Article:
New genotyping test adds a positive note to lab
The owner of a Grand Rapids laboratory last week announced it has released a fetal gender test, the third of Sequenom Inc.’s diagnostics lines to be processed here.
That test, along with one released earlier this month, another released last year and one more planned for 2011, are moving the company closer to bringing more jobs to the Sequenom Center for Molecular Medicine in Grand Valley State University’s Cook-DeVos Center for Health Sciences, company spokesman Ian Clements said.
“As we ramp up our tests, where necessary we will need to add personnel, whether that be in San Diego or whether that be in Grand Rapids or whether that be out in the field from a sales force perspective,” Clements said.
“What the timing and the quantity of those additional human resources are, at this point, I don’t know.”
In addition to the gender test, Sequenom announced earlier this month that it launched a new blood test for pregnant women that identifies the Rhesus D factor in the fetus. The SensiGene fetal RhD genotyping test, which was developed at and will be processed by the SCMM laboratory in Grand Rapids, is the first to reach the market that is based on technology licensed by the San Diego company.
Tests based on SEQureDx technology analyze DNA from fetal material in the mother’s bloodstream.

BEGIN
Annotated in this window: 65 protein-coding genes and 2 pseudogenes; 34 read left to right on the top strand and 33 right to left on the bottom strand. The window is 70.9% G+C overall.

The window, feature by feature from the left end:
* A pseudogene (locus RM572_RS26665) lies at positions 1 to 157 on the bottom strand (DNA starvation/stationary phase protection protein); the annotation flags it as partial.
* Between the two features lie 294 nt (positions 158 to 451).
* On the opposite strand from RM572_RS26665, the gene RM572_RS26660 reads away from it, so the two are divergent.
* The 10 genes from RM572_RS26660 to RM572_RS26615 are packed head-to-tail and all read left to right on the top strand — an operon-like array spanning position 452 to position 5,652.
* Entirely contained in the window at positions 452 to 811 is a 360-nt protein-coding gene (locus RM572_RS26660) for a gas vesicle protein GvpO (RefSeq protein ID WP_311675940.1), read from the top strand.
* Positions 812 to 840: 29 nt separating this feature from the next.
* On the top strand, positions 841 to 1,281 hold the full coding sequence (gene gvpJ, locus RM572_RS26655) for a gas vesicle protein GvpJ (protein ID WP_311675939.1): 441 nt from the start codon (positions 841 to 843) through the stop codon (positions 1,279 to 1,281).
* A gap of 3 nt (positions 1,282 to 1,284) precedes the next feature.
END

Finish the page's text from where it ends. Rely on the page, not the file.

The two new tests provided a positive chord for Sequenom, which has been plagued with controversy, lawsuits and investigations over the botched clinical testing for another fetal diagnostic using SEQureDx technology to uncover Down syndrome.
Clements said the new tests show that the technology is commercially viable. It was developed by a Chinese professor and licensed by Sequenom from the University of Oxford’s ISIS Innovations Ltd. in the United Kingdom.
“From the company’s perspective, we have never doubted the utility or doubted the science behind the concept of using circulating cell-free nucleic acids, fetal nucleic acids, as a diagnostic tool,” Clements said.
“Launching our first test which utilizes the SEQureDx technology … shows this has commercial applicability and is a stepping stone in the right direction for us in terms of ultimately launching not only the next test, which is fetal sex determination using the same technology, but also the T-21 (Down syndrome) test at some point in the future.”
The company also announced last week a new licensing agreement with Optherian Inc., a New Haven, Conn., company that is developing diagnostic and therapeutic products for several gene-related diseases. This test, which will be processed at the SCMM, will test for genetic disposition to late-stage, age-related macular degeneration, which affects 15 million to 20 million people in the U.S. The test is expected to be released in early 2011.
Last year, the publicly held Sequenom issued a test, also processed in the Grand Rapids lab, which uses different technology to identify adult cystic fibrosis carriers.
“The uptake is beating our models,” Clements said of the CF test. “It’s fair to say it’s ahead of our expectations in terms of uptake, which we’re very pleased with.”
Sequenom purchased the CLIA-certified lab from Spectrum Health and the Van Andel Institute in 2008.